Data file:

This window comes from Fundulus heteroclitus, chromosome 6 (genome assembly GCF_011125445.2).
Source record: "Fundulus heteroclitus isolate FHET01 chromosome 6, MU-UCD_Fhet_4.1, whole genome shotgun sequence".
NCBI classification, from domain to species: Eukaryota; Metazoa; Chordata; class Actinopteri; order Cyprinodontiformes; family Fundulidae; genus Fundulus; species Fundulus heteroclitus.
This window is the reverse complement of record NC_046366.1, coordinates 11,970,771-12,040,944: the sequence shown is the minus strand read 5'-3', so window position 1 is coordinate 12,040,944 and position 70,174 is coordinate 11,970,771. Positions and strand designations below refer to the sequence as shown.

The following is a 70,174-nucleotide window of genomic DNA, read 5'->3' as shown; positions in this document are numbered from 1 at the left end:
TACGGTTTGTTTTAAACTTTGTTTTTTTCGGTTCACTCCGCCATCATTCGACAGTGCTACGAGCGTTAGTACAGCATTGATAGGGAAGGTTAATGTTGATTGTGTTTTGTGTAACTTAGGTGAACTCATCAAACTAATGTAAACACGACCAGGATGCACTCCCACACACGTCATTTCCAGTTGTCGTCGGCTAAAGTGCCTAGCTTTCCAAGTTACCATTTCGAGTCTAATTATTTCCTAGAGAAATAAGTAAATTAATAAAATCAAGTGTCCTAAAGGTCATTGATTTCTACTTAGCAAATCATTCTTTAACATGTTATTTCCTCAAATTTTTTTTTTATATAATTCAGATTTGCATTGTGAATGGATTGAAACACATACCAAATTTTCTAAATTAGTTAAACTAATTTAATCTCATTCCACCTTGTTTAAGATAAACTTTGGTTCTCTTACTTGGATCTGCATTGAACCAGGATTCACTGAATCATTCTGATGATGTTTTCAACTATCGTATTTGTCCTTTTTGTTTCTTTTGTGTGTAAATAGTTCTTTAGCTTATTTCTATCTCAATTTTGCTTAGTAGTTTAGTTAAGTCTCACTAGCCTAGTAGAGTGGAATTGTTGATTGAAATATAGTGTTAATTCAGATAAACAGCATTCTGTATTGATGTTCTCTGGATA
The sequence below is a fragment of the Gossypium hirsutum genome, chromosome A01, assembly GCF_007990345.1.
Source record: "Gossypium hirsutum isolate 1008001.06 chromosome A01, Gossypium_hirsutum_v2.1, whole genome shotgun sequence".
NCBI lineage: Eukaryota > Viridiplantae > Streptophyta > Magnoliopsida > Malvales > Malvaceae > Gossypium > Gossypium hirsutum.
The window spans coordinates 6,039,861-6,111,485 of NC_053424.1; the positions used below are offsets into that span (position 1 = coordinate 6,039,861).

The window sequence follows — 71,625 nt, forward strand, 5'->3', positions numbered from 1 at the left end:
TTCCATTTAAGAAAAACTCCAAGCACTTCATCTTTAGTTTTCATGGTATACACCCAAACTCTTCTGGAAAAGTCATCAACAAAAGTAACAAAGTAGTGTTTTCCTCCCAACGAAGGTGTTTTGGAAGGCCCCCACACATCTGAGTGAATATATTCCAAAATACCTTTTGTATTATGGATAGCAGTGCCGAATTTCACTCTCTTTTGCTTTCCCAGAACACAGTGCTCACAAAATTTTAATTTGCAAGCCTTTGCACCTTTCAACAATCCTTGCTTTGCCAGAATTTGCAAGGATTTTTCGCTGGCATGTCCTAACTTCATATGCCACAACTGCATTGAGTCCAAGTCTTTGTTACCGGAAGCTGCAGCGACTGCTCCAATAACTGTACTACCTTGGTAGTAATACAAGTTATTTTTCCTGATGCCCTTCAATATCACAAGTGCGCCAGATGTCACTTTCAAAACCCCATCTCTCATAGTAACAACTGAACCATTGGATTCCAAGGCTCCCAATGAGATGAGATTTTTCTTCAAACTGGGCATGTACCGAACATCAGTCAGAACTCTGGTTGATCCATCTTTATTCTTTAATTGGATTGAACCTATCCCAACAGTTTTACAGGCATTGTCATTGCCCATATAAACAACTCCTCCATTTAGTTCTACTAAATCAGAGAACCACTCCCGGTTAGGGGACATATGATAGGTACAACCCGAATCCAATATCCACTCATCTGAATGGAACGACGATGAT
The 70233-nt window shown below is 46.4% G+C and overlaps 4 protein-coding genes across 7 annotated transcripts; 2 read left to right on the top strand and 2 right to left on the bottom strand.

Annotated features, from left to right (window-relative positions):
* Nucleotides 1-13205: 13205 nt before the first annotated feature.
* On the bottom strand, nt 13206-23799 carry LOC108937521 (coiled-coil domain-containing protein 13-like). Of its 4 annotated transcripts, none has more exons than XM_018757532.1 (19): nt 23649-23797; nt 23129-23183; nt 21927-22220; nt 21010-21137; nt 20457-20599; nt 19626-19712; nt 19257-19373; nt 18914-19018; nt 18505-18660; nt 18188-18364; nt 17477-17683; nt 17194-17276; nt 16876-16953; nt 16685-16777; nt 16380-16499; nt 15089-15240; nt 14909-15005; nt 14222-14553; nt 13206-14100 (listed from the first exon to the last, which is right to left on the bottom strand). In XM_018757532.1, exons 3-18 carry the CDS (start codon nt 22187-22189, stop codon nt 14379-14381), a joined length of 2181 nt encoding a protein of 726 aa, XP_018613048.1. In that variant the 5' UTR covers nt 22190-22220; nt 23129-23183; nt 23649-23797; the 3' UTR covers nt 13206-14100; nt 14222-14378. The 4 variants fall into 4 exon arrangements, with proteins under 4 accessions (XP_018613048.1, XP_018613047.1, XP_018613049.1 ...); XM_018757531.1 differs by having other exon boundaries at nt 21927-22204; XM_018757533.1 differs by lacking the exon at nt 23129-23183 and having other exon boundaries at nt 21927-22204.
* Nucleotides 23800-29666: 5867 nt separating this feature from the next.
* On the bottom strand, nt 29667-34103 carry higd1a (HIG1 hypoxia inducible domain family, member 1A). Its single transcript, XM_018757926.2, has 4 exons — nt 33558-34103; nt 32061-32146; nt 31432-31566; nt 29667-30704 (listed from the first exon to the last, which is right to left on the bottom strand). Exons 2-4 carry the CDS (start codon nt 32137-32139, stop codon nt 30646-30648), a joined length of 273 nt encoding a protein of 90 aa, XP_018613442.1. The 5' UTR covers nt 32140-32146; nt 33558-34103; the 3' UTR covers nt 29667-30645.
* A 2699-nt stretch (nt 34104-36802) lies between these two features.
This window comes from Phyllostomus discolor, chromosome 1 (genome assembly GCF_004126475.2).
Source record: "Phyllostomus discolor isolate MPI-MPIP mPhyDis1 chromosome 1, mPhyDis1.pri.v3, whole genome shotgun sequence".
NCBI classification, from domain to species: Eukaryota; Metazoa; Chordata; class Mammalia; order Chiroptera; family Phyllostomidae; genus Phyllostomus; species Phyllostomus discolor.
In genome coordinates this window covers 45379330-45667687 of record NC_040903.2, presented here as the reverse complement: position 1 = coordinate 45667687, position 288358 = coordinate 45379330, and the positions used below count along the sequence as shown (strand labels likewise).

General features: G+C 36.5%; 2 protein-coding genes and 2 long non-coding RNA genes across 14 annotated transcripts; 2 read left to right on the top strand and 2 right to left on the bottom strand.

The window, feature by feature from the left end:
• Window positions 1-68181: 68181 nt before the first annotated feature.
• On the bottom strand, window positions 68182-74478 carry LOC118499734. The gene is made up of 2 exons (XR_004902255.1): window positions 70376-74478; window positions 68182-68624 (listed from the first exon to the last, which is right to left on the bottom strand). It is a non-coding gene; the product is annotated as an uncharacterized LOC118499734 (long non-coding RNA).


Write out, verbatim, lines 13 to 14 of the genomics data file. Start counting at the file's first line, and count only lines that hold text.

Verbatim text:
The 70233-nt window shown below is 46.4% G+C and overlaps 4 protein-coding genes across 7 annotated transcripts; 2 read left to right on the top strand and 2 right to left on the bottom strand.

Annotated features, from left to right (window-relative positions):